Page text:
In Romeo and Juliet, Shakespeare wrote, “What’s in a name? That which we call a rose By any other name would smell so sweet.” Last week, the Judiciary Committee of the Maine Legislature held hearings on a bill entitled “An Act to Protect Religious Freedom.” But this bill, while masquerading as a rose, doesn’t smell so sweet; in fact, it’s a real stinker. If enacted, LD 1248 could seriously undermine Maine’s civil rights laws.
Currently, the Maine Human Rights Act prohibits discrimination based on race, age, sex, religion, national origin, disability, and sexual orientation. If adopted, the bill under consideration would allow employers to subject their employees to a hostile work environment with impunity despite the longstanding protections of the MHRA.
Traditionally, hostile work environment claims were founded on what is known as “quid pro quo” harassment – for example, a boss telling his secretary, “If you don’t sleep with me, you’re fired.” But that is not the only basis for a hostile work environment claim. Employees who are subjected to severe or pervasive and unwelcome comments at work—such as co-workers making derogatory remarks about blacks or women or homosexuals—or who are forced to endure distasteful jokes or inappropriate pictures, can also assert claims for a hostile work environment.
LD 1428 would give employers a defense to hostile work environment claims if the employee who made the offensive comments can show that his/her conduct or expression was substantially motivated by a sincerely held religious belief.
Let me give you a concrete example of how this bill could impact a real live case. In a case I’ve written about before, Carnot v. Department of Homeland Security, my client, Rebecca Carnot, a 30-year-old woman, was hired as a border protection officer at the border crossing in Coburn Gore, Maine. Ms. Carnot’s supervisor was a fundamentalist Christian, and several of the other officers at the station belonged to the same fundamentalist church as the supervisor.
From the outset of her employment, the supervisor tried to impose his fundamentalist values upon Ms. Carnot. During the first week of her employment, after learning that Becky was divorced and dating, the supervisor told her during a car trip to Jackman that she should court, not date. When she asked the difference, the supervisor explained that dating involved sexual intimacy and that he did not believe that an unmarried woman should engage in such conduct. Then he turned on some gospel music.
The supervisor’s comments during the first week of her employment set the tone for Becky’s 18 months of work in Coburn Gore. During that time, the supervisor commented that “My proudest moment was when my daughter got married and was still a virgin”; “Women should not be involved in law enforcement”; “A woman’s place is 50 feet from the oven.” “My wife is well-trained; she should have dinner hot and ready for me when I come home”; “You ruined a perfectly good hunting camp”; and referred to gays as “Section 212a queers” (Section 212 prohibits entry into the United States for undesirable individuals).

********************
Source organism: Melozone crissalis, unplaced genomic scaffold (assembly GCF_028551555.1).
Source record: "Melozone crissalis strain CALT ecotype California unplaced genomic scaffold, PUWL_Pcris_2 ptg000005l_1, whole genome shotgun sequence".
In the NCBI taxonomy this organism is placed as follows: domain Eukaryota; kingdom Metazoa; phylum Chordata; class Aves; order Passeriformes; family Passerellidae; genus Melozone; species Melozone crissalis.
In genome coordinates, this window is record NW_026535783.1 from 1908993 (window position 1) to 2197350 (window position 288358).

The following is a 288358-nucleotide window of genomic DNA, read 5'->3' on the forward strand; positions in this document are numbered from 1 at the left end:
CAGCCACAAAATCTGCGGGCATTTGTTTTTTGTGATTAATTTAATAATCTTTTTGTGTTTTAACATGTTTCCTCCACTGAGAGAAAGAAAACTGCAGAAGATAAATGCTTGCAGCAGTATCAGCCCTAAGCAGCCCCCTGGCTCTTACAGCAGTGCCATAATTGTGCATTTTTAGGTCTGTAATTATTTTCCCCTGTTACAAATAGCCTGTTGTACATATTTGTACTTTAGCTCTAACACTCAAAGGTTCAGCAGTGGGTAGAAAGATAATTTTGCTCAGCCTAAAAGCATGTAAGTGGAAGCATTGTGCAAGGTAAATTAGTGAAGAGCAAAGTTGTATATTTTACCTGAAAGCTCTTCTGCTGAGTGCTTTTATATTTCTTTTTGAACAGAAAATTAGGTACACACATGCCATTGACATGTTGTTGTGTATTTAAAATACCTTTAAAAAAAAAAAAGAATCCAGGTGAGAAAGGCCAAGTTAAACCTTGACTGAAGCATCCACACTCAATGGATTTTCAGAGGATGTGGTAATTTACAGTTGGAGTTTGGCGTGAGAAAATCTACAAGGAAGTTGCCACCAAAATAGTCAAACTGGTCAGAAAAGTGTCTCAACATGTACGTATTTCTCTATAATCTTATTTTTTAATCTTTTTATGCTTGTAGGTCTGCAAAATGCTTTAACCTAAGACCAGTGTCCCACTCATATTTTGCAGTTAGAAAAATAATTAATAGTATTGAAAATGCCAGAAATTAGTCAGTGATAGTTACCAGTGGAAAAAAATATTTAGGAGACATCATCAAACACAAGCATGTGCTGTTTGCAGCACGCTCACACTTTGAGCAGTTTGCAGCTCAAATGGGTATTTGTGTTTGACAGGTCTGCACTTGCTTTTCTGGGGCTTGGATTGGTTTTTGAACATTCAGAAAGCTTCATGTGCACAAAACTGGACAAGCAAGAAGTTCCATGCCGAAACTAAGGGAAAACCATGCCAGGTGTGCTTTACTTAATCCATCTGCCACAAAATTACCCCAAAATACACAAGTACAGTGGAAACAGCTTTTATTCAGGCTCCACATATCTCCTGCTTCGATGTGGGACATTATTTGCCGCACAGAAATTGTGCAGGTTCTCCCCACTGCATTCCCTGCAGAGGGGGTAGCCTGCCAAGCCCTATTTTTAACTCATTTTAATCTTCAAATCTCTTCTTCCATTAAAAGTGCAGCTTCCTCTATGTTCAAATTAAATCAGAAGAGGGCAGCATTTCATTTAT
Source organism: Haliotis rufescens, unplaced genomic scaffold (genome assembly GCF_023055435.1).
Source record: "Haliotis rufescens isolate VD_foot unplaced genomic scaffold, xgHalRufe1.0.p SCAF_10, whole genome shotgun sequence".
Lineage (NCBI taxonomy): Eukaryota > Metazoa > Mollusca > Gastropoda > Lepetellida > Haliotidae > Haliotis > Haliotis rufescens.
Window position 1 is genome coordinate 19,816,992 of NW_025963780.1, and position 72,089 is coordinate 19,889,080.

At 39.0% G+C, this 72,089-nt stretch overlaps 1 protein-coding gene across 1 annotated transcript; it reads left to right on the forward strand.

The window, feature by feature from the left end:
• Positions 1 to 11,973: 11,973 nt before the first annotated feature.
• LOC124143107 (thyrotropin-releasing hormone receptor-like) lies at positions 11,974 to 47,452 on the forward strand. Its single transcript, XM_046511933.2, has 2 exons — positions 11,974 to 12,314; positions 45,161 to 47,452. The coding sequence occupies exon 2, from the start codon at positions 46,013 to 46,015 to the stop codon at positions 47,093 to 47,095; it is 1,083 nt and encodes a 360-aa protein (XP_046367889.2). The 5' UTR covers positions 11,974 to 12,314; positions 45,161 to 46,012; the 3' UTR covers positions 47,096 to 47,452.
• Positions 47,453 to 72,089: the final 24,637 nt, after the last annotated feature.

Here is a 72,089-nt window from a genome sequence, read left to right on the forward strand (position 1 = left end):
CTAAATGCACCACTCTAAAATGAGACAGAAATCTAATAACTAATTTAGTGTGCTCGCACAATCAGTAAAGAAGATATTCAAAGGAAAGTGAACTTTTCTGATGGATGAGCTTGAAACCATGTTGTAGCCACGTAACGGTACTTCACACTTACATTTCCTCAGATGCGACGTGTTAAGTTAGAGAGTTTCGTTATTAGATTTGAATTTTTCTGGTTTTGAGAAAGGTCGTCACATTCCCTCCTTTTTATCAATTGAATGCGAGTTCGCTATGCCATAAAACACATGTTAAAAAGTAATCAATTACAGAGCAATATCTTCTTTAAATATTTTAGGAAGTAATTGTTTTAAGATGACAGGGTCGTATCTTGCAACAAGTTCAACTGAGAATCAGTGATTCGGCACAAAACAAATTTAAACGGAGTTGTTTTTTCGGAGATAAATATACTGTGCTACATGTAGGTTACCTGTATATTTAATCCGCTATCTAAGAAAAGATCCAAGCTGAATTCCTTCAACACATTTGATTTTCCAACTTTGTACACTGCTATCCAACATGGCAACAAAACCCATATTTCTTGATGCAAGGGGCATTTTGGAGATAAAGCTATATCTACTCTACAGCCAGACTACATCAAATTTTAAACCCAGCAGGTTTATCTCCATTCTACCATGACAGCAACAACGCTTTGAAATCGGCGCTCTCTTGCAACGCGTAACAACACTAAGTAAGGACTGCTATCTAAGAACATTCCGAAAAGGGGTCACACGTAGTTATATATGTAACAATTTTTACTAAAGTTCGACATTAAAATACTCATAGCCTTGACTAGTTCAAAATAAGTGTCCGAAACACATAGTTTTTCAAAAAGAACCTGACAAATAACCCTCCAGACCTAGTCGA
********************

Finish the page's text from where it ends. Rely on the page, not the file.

Ultimately, Becky filed a claim of religious and sexual harassment. Upon learning that she had done so, the supervisor terminated her employment.
While Becky’s case may sound extreme, unfortunately it is not so uncommon as you might think. If the Legislature were to adopt LD 1428, not only would the supervisor’s conduct become legal, but I believe such cases would become more common. Under the guise of expression of religion, individuals would be free to state that their religion does not permit [fill in the blank].
After Becky’s case was settled, because it was not confidential, it received considerable publicity. The general consensus of employees who commented about the news stories was that politics and religious beliefs should be checked at the workplace door; that the workplace is not an appropriate forum for such discussion, especially if an employee indicates that s/he does not want to discuss those topics.
I recognize that we need to balance freedom of religious expression with individual rights in the workplace. But LD 1248 goes way too far in the opposite direction. Contrary to its name, LD 1428 is no act to protect religious freedom. Rather, LD 1428 would subject all of us to religious intolerance. In the name of religious expression, LD 1428 would leave employees defenseless who disagree with another’s religious expression and who do not want to be subjected to harassment. If you care about true religious liberty, urge your legislator to vote against this bill.
If you believe your rights have been violated, contact us.